Protecting the Environment Whilst Wild Camping
Camping in the wild and reconnecting with nature can be a soul-filling experience that recharges your batteries and helps you learn something new about yourself and the world that surrounds us. However, the only thing that should be left behind you when you pack up is your footprints. If you want to be a happy camper and protect the environment, here are several rules you should live by:
Camp away from the water
Maybe you want to be a good scout and earn your badge, but camping near a water source is not a good idea. No one is saying you cannot go down to collect water or even take a swim, just keep in mind local wildlife is using it too. Therefore, stay away from the water early in the morning and evening so animals can feel free to approach it and drink or bathe.
Don’t leave your food out
Instead of playing Hansel and Gretel, don’t leave crumbs and scraps lying around. Keep in mind, a lot of human food is actually poisonous for animals, so after you are done with your meal, clear up all your food.
Bring environmental friendly products
When it comes to your camping gear, there are eco-friendly options to choose from. If you need help deciding which equipment you should bring with you, just check out the reviews on sites such as Gear We Are and find all the information you need in order to make a smart decision.
Having a party by the campfire can seem like a lot of fun, but if you really want to act nature-friendly, make sure you don’t spook the animals. Would you appreciate if a stranger came to your home in the middle of the night and started singing karaoke? Of course not, so make sure you respect your wild neighbors.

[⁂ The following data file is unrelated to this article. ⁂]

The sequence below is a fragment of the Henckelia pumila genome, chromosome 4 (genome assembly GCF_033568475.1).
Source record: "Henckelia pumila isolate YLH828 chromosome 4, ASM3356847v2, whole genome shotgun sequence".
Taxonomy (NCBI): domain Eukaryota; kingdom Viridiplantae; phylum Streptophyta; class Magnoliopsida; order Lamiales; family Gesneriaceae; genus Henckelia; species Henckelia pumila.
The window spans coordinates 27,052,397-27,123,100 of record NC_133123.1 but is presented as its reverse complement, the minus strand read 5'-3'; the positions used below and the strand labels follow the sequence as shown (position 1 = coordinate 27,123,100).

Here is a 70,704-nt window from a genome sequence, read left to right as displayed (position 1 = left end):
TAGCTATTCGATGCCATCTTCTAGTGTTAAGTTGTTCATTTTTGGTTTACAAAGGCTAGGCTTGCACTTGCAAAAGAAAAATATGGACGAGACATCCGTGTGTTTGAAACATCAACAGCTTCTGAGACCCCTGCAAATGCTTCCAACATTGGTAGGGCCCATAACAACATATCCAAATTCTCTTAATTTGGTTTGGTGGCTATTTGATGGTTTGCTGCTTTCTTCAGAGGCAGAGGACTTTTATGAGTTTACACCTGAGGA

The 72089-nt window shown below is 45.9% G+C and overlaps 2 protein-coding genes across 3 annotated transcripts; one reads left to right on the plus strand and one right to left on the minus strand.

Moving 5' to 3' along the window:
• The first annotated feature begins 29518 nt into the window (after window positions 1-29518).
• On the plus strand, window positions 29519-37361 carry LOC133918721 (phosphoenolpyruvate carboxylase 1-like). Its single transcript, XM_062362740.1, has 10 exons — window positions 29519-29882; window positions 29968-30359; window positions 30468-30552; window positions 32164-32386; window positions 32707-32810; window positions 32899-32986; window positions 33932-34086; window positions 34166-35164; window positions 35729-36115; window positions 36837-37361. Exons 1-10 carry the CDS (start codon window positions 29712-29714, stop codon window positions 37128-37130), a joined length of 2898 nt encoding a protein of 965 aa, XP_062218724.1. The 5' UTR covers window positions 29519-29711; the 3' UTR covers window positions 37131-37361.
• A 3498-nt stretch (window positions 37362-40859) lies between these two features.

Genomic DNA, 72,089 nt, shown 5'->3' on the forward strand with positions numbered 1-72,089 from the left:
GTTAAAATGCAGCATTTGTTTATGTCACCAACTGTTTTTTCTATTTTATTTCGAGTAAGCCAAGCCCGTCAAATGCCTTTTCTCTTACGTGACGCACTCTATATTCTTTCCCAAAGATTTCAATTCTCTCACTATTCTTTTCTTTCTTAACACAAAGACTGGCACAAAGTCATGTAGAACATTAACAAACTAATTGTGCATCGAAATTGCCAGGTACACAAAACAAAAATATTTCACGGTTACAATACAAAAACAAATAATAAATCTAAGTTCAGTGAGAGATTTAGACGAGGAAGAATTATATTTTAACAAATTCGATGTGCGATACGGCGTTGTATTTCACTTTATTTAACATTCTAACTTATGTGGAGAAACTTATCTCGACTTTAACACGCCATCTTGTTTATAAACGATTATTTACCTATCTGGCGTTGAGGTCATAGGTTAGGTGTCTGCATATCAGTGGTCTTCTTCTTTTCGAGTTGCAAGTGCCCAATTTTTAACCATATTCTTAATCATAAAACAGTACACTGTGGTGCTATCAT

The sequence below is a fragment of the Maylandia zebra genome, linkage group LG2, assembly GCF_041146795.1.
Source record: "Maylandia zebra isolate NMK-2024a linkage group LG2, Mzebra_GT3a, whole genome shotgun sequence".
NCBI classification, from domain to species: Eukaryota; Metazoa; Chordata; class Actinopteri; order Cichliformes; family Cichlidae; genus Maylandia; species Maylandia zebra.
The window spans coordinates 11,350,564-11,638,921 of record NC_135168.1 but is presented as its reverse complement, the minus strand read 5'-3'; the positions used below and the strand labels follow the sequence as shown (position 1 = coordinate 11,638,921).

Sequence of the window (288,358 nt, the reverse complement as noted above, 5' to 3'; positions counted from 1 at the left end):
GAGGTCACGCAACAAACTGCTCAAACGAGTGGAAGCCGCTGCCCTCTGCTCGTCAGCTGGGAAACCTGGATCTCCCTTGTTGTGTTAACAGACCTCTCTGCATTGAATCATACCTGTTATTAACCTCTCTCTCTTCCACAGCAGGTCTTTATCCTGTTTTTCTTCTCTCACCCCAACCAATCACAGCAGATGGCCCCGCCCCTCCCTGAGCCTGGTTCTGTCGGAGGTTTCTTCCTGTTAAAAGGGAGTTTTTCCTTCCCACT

Don’t leave the fire unsupervised
Before you start a fire, create a fire ring so you can keep it under control. Don’t leave it without supervision at any time and make sure you have put it out completely before you leave. Also, make sure you don’t build a campfire in fire prone areas.
It’s camping, not a frat party
Going on a trip with a few friends is perfectly fine, just make sure your group stays small. Otherwise, you will easily disturb wildlife and cause some damage to the environment.
Pick up after yourself
In case there are no designated trash cans in your camping area, take back the trash with you and throw it in your garbage can when you get home. You are not the only person on this planet, so don’t ruin the experience for other campers and put wildlife in danger by leaving wrappers and empty boxes behind you.
Don’t feed the animals
You know how your dog looks at you when you are eating chocolate, but you won’t give it to him because it can make him sick? Same goes for wild animals. Keep your snacks to yourself, because feeding the animals could affect their health.
No dogs allowed
Taking your furry pal on a camping trip might seem like a fun idea, but keep in mind that your dog can seriously disturb the wildlife. In case you really need to bring your pet with you, make sure you keep your pet on a leash. No matter how friendly he or she is, letting him/her chase animals around and run like a maniac is not acceptable.
Leave no trace
After an amazing camping trip, it is easy to feel tempted to take a souvenir home or carve your name in a tree. However, only by adopting a leave-no-trace policy will you be able to minimize your impact on the environment. Although carving your and your loved one’s name sounds pretty romantic, it actually wounds the tree and makes it prone to diseases, some of which are lethal. Also, don’t bring wildflowers, sticks, rocks or fossils home. If you want a souvenir from your trip, take a photo. Taking one flower won’t damage the environment, but when thousands of hikers do the same, the landscape becomes obliterated.
If you want to protect the environment and have an amazing experience, just keep this in mind – leave everything the way you found it. Leaving any kind of mark will affect future visitors’ enjoyment of the place and damage the land, so follow these rules and take care of our planet. It definitely deserves it!
short good read tho, thank you for sharing your thoughts in protecting the environment whilst wild camping 🙂